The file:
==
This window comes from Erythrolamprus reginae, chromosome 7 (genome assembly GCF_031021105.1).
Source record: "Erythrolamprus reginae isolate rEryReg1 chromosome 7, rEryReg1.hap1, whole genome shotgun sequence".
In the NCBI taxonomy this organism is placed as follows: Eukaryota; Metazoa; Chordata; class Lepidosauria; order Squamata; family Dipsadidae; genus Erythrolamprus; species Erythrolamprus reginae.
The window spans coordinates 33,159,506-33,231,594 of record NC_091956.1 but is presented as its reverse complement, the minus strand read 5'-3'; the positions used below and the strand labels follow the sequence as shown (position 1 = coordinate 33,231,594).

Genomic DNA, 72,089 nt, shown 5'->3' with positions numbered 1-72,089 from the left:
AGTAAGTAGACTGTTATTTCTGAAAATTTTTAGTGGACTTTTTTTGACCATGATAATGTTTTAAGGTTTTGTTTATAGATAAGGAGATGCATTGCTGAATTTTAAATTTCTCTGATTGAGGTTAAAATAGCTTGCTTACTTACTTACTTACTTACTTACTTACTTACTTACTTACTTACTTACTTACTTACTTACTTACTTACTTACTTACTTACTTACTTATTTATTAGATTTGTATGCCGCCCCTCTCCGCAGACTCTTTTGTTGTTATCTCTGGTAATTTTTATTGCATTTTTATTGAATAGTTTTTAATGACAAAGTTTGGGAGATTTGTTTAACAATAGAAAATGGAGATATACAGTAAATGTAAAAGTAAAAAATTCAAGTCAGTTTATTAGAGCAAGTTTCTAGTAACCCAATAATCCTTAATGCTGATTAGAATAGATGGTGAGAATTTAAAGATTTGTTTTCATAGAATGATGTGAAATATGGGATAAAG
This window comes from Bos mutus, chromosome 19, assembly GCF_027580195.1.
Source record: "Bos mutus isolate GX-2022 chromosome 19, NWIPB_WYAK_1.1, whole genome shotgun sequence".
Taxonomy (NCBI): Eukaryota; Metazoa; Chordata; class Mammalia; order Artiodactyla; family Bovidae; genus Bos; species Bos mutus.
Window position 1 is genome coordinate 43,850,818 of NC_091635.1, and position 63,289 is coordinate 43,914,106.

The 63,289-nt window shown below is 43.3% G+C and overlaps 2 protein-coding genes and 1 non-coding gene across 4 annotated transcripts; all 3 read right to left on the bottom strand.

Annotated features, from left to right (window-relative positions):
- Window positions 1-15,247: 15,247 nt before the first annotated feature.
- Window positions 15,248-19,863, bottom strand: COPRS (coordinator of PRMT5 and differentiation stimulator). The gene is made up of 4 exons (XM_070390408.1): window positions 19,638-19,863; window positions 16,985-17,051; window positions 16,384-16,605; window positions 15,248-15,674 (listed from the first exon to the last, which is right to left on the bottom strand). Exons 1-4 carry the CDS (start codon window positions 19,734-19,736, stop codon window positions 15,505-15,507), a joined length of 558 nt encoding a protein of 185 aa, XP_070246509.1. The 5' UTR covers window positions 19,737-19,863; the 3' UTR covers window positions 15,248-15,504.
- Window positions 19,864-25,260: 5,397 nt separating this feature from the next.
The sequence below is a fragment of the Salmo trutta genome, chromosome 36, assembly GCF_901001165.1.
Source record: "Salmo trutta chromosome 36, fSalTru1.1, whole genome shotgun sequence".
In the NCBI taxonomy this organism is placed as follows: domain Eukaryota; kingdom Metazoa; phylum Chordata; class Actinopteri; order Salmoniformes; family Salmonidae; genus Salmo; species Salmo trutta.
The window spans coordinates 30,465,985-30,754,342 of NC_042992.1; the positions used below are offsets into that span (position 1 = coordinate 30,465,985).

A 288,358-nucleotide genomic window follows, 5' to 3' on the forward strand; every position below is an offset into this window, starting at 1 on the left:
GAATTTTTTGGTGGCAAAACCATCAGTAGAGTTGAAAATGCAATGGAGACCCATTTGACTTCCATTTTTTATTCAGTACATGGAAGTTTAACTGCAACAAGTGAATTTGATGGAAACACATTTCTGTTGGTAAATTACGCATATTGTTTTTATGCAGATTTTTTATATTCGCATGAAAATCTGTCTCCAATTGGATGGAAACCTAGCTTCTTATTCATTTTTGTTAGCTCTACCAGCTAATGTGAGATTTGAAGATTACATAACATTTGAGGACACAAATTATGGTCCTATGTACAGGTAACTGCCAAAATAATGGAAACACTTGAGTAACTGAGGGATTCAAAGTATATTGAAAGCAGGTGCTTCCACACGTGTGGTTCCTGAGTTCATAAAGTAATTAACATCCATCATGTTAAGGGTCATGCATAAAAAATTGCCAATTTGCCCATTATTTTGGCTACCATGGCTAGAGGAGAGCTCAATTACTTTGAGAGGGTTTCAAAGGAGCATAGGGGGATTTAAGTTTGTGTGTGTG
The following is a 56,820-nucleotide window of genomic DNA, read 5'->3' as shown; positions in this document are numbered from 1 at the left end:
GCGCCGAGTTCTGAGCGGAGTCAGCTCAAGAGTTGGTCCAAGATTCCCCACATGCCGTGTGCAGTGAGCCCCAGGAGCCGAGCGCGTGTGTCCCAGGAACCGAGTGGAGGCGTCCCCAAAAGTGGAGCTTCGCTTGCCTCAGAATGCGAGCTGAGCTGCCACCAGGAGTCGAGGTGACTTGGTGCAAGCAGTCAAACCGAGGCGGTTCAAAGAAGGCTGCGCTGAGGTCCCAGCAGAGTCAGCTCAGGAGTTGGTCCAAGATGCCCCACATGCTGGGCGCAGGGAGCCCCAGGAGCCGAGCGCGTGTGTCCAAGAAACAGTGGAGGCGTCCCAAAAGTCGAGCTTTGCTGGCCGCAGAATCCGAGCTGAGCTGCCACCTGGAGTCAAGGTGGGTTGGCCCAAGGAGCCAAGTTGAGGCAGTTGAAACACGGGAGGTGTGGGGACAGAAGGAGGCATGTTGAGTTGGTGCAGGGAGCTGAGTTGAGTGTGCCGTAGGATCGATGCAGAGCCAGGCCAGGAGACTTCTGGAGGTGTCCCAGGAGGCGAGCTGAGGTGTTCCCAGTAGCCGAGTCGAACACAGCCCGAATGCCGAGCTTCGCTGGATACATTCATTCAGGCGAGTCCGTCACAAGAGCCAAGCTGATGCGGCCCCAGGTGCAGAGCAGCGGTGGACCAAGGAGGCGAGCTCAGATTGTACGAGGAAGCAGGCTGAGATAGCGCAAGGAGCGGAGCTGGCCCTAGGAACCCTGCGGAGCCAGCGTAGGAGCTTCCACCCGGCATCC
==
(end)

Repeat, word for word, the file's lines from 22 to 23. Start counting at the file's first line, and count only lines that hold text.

The following is a 56,820-nucleotide window of genomic DNA, read 5'->3' as shown; positions in this document are numbered from 1 at the left end:
GCGCCGAGTTCTGAGCGGAGTCAGCTCAAGAGTTGGTCCAAGATTCCCCACATGCCGTGTGCAGTGAGCCCCAGGAGCCGAGCGCGTGTGTCCCAGGAACCGAGTGGAGGCGTCCCCAAAAGTGGAGCTTCGCTTGCCTCAGAATGCGAGCTGAGCTGCCACCAGGAGTCGAGGTGACTTGGTGCAAGCAGTCAAACCGAGGCGGTTCAAAGAAGGCTGCGCTGAGGTCCCAGCAGAGTCAGCTCAGGAGTTGGTCCAAGATGCCCCACATGCTGGGCGCAGGGAGCCCCAGGAGCCGAGCGCGTGTGTCCAAGAAACAGTGGAGGCGTCCCAAAAGTCGAGCTTTGCTGGCCGCAGAATCCGAGCTGAGCTGCCACCTGGAGTCAAGGTGGGTTGGCCCAAGGAGCCAAGTTGAGGCAGTTGAAACACGGGAGGTGTGGGGACAGAAGGAGGCATGTTGAGTTGGTGCAGGGAGCTGAGTTGAGTGTGCCGTAGGATCGATGCAGAGCCAGGCCAGGAGACTTCTGGAGGTGTCCCAGGAGGCGAGCTGAGGTGTTCCCAGTAGCCGAGTCGAACACAGCCCGAATGCCGAGCTTCGCTGGATACATTCATTCAGGCGAGTCCGTCACAAGAGCCAAGCTGATGCGGCCCCAGGTGCAGAGCAGCGGTGGACCAAGGAGGCGAGCTCAGATTGTACGAGGAAGCAGGCTGAGATAGCGCAAGGAGCGGAGCTGGCCCTAGGAACCCTGCGGAGCCAGCGTAGGAGCTTCCACCCGGCATCC